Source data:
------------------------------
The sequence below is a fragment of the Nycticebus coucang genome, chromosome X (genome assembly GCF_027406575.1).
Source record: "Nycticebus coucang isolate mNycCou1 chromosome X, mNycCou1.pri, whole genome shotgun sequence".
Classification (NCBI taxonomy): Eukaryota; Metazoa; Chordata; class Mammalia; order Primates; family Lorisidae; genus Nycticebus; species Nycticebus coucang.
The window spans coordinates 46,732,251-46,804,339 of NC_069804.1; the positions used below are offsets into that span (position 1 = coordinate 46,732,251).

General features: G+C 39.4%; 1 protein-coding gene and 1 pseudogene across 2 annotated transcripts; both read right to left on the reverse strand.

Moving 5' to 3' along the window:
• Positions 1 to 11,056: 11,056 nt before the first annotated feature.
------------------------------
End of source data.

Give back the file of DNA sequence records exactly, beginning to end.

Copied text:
The sequence below is a fragment of the Nycticebus coucang genome, chromosome X (genome assembly GCF_027406575.1).
Source record: "Nycticebus coucang isolate mNycCou1 chromosome X, mNycCou1.pri, whole genome shotgun sequence".
Classification (NCBI taxonomy): Eukaryota; Metazoa; Chordata; class Mammalia; order Primates; family Lorisidae; genus Nycticebus; species Nycticebus coucang.
The window spans coordinates 46,732,251-46,804,339 of NC_069804.1; the positions used below are offsets into that span (position 1 = coordinate 46,732,251).

General features: G+C 39.4%; 1 protein-coding gene and 1 pseudogene across 2 annotated transcripts; both read right to left on the reverse strand.

Moving 5' to 3' along the window:
• Positions 1 to 11,056: 11,056 nt before the first annotated feature.